Sword of the Saints: Sinner Chapter Five

In the dark tumbling dungeons of Erebus flooded with the endless tears of dead and dying mortals, even there is light, as bubbling forth, yearning to crest into the amicable shine of day and join the everlasting sky came a man’s final panicked and exhausted exhortations and wild exclamations as he vainly grasped and fussed at the fastenings of his divine armor appointed in whirling stars as he sank further and further into the nether vorago voracious to steal his mortal breath forevermore.  On all sides, the broken and blasted bodies of slaves and sailors drifted aimlessly downwards, strange and blinkless as if the very wax figurines of some monstrous diorama.  Just the broken tip of a sailor’s lance had he, dulled with the long years of use and abuse—now little more than a bludgeon, his sole implement against the sinking steel dragging him ever downwards—slow, slow, proving ever more finally his downfall.  Garbling black imprecations at the outrageous cast of fate muddled in the blackening waters threatening the bloodied burst of his eardrums to undoubtedly attract the predatory gaze of murderous things conceived before the first tread of land, exasperated he tried and tried with every last exasperated essay only to witness the stiffening of his extremities as invisible hands continued to pull him downwards—the abyss increasingly his home.

But like the screaming, howling resuscitation of the struggling dying, heart pumping with every last gasp of berserkergang vigor, he strained just one last time, as the invisible tears drained down his cheeks with his final glimpse of the escaping star stalwart above, an old friend from what seemed a bygone age consumed with the inevitable progress of time and the obliteration of childhood innocence within the unceasing blows of the practice yard.  And then he whispered something only for his fiery ears contemptuous.  His dying hand drifted aimlessly to his hamstring and fixed meaningfully across his own leathern snap, which rapidly gave out and burst under the merest expression of intended force, and so similarly gave way the clasps of his greaves, which sunk with accelerating desire for the far-flung ocean floor.  And so, as if by miracle, the grand part of his panoply gave away, and with a renewed desire to live a long life—if only to escape such a fate—he trailed the final abandoned bubbles of his violent imprecations towards the shadowless noon forever away from the drifting, swaying dance of the horrible drowned.

As his head crested the remunerating waves, with the sound of slaughtered swine gasping the beloved respirations of the gentle air, he couldn’t help but notice—quite impossible—the inferno oven of something nearby crackling and exploding like the collected contents of a thousand overheated furnaces.  Whirling about hither and thither, seeing only dissident refuse of timber and canvas in his waterlogged vision, he suddenly came to rest upon something brilliant and bright, blinding against the sky.  She was alight, the brigantine.

“Nothing could survive that,” he mumbled without evident sadness, as he clasped upon the nearby flotsam straining to see upon the horizon any evidence of friendly land.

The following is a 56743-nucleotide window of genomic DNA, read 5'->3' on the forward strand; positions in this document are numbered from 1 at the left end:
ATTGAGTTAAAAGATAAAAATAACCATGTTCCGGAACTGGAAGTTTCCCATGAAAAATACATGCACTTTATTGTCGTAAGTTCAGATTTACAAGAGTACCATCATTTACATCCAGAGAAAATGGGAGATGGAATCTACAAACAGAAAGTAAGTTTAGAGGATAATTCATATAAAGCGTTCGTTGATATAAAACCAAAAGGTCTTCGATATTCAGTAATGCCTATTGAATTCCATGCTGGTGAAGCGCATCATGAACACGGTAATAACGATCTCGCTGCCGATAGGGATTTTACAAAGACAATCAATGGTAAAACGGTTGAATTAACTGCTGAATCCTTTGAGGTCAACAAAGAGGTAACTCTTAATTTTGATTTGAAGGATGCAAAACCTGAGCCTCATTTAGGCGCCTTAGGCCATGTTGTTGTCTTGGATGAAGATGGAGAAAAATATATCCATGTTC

See You Space Cowboy

All twenty-eight chapters of the Gregory Samuels series have been released.  There’s no more, but there will be sequels in the future.  For the time being, there will be about a week and a half of unreleased though essential content–that I just never got around to posting–to be followed with a forty-four part series about pirates and slavery–and what you might call “romance”–and spectacle violence.  It’s the incipient story of the chevalier Arius and how his life got “flipped turned upside down.”  Gritty fantasy with a dash of dark humor.  After writing mechanized violence for nearly two years, trying to make it sound visceral, it was refreshing to just be able to plug the other guy with a bit of pointed stick with the effusions of gore necessarily entailed.  Anyways, that’s all I’ve got for the moment.  Wish I had more to tell.

Eliza the Pluck Part Proof of Concept

This is something that I wrote years ago.  It was intended to be the first chapter in a book, but other obligations carried me away so long that when I returned my ideas about the book had changed so dramatically that this chapter simply couldn’t be used.  Nevertheless, it has been edited to a degree, but it remains rough.  Since that time, I produced a thorough manuscript featuring Eliza as a main character, but that too has since been delayed due to ever-new consideration on my part of how the narrative should actually play out.

The evening sky boiled and billowed with the bilious fury of a vengeful god pounding his indomitable fists upon the invincible vault of heaven.  The black and boisterous clouds that consumed altogether the starry lights of the glittering firmament resounded and sharply shimmered bright with his fury that struck superlative sparks from the dusky shroud of pregnant darkness.  The rain came down effluvial and did not merely soften and moisten the closely-crowded paths of rootless mud that proved a slippery obstacle amidst the unrelenting downpour; indeed, the streets were virtually abandoned of soaked and shivering travelers, far more numerous with the swaying torches ensconced within leaded glassware that danced choral amidst the pitiless wind that bade them bounce upon their housings.

The cast of regretfully heavy foot-falls came plodding about the corner, splashing about the heavy mud amidst the growing flood.  A figure, enshrouded within an increasingly water-heavy cloak of darkened green, rounded the corner, struggling to maintain a safe and regular gait upon her unsteadied soles.  The enkindled and guarded flame of a public house stilled and nevertheless bade welcome upon the weary traveler—the silent crier for an establishment known as “The Sultry Priestess,” known to be a hive of undesirables, untouchables, and even the occasional capital criminal.  Staggering upon her slippery feet with inexorable purpose, she nevertheless went among the vacated way not unobserved, laying a dainty and woman-like hand upon the thick and wax-preserved door of ancient and unmaintained manufacture which squeaked and reeled upon its hinges with ear-piercing protest against this unhoped and undesired intruder, who knew already well the dangers she exposed to herself in such display of presumptuously child-like innocence. Read More …